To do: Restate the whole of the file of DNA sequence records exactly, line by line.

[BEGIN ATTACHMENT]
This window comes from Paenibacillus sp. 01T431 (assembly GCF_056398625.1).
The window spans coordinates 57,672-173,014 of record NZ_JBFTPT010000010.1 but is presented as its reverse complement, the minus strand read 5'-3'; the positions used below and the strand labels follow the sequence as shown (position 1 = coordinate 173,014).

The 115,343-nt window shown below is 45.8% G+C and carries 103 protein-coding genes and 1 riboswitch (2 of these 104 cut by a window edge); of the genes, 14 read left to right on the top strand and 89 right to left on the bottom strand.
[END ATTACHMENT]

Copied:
This window comes from Paenibacillus sp. 01T431 (assembly GCF_056398625.1).
The window spans coordinates 57,672-173,014 of record NZ_JBFTPT010000010.1 but is presented as its reverse complement, the minus strand read 5'-3'; the positions used below and the strand labels follow the sequence as shown (position 1 = coordinate 173,014).

The 115,343-nt window shown below is 45.8% G+C and carries 103 protein-coding genes and 1 riboswitch (2 of these 104 cut by a window edge); of the genes, 14 read left to right on the top strand and 89 right to left on the bottom strand.